Although many IP owners appear to be taking a wait and see approach in these early days of Second Life’s popularity, brand owners should be aware of both the marketing potential and the possibilities of infringement that Second Life presents. And at least one real-world lawsuit has been initiated: Eros, LLC alleges copyright infringement, trademark infringement and misrepresentation for unauthorized reproduction and sale of a virtual adult-themed bed.
* This article was adapted by the WIPO Magazine from an article which first appeared in the INTA Bulletin, Vol. 62, No. 17 – September 15, 2007, written by: Susan D. Rector, Schottenstein Zox & Dunn Co., Columbus, Ohio, USA; Peter Giddens, Lang Michener LLP, Toronto, Ontario, Canada; Ron Klagsbald, Price-Klagsbald Law Offices, Ramat-Gan, Israel; Dinisa Hardley Folmar, The Coca-Cola Company, Atlanta, Georgia, USA, Thomas LaPerle, Apple Inc., Cupertino, California, USA, Ellen Shankman, Ellen Shankman & Associates, Rehovot, Israel
|The Virtual Economy|
Ailin Graef’s avatar, Anshe Chung, cost her an initial investment of just US$9.95 to set up her Second Life account, but has made her a real life millionaire. Anshe bought Second Life real estate, which she subdivided, developed and landscaped with panache, and put up for rent and resale. Other avatars bought into the lifestyle Anshe created. Two and half years later, Anshe is a virtual real estate mogul with projects that vie with large scale real world models.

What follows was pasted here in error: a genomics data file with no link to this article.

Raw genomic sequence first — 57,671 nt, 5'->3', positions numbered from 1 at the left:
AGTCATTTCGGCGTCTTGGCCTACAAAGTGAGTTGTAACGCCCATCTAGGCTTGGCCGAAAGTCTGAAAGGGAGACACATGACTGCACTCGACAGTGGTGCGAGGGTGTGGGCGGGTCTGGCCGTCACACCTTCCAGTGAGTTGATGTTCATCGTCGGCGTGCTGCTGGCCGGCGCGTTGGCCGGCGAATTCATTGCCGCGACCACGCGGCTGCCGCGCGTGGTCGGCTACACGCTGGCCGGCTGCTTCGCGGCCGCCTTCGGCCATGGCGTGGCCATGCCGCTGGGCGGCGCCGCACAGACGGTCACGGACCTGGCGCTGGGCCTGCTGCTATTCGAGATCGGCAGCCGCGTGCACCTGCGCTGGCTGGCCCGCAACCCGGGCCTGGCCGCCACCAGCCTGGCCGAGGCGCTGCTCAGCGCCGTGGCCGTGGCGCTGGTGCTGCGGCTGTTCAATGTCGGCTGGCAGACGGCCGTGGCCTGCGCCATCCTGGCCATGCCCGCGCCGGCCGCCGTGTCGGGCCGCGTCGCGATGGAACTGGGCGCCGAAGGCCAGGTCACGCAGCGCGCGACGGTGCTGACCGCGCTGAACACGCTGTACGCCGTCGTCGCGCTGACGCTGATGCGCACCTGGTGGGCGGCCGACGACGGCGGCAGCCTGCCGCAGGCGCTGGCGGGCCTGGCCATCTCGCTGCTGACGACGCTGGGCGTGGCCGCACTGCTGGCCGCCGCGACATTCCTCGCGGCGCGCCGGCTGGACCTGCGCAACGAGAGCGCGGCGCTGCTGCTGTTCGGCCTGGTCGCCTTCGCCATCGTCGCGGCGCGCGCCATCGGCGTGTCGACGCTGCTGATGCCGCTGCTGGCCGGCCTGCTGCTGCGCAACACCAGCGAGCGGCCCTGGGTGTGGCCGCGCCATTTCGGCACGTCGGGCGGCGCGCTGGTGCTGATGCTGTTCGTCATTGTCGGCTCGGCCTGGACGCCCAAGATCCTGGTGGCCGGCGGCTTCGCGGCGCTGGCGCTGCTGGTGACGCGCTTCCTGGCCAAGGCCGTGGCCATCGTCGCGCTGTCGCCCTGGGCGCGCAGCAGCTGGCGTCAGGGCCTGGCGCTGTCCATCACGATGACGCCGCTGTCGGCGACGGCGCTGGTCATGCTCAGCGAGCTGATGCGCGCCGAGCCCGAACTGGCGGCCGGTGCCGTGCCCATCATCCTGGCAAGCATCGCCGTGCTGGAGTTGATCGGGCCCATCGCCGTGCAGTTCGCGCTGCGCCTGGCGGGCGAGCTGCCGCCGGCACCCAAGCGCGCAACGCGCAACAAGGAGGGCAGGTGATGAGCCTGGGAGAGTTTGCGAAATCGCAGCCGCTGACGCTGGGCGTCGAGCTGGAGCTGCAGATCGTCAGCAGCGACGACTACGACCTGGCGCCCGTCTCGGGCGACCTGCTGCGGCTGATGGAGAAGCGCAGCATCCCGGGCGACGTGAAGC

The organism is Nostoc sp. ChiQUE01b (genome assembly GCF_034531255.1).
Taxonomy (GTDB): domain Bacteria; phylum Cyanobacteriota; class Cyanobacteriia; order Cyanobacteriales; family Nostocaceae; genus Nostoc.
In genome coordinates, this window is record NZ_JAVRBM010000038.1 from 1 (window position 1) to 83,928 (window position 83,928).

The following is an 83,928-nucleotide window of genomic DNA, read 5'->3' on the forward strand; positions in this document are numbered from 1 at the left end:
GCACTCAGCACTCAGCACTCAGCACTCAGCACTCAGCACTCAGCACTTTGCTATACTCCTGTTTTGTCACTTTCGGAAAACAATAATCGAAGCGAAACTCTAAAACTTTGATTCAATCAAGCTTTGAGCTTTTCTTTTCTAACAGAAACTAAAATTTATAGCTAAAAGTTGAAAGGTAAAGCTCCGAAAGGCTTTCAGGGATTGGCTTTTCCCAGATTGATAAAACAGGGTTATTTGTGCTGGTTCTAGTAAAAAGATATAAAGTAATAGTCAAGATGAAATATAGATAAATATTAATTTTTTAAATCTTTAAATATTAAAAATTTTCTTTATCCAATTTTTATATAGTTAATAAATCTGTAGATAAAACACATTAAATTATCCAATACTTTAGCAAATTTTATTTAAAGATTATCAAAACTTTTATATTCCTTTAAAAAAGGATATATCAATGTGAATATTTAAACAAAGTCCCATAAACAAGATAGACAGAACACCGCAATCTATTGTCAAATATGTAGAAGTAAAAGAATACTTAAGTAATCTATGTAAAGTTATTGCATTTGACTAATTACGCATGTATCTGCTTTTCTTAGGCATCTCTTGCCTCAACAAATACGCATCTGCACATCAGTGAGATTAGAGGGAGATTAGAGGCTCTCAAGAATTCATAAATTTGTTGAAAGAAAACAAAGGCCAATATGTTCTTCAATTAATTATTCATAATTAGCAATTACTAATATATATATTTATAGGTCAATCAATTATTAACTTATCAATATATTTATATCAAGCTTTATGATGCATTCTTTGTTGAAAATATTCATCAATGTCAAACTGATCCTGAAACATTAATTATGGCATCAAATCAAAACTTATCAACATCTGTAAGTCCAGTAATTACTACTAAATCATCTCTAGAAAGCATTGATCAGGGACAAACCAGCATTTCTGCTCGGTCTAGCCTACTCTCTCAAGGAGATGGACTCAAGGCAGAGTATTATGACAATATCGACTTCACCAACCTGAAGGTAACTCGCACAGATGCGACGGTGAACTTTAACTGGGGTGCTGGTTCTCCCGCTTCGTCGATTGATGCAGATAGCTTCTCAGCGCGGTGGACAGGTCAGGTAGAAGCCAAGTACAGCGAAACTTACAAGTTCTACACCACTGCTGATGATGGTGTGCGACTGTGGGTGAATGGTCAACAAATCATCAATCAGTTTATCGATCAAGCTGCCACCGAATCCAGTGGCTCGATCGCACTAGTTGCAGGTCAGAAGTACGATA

Anshe Chung is not the only virtual resident earning a comfortable living for her owner. More and more subscribers are making Second Life their place of business. As of April 2007, economic activity on Second Life averaged over US$1.5 million per day. Items available for sale include clothing, avatar hair and skin texture, vehicles, furniture and, of course, homes – most sold using in-world brands. As financial and physical barriers to entry are non-existent, the only parameters for success are design quality and brand reputation. Anyone can compete with the biggest, most successful and luxurious real world brands that have in-world presence.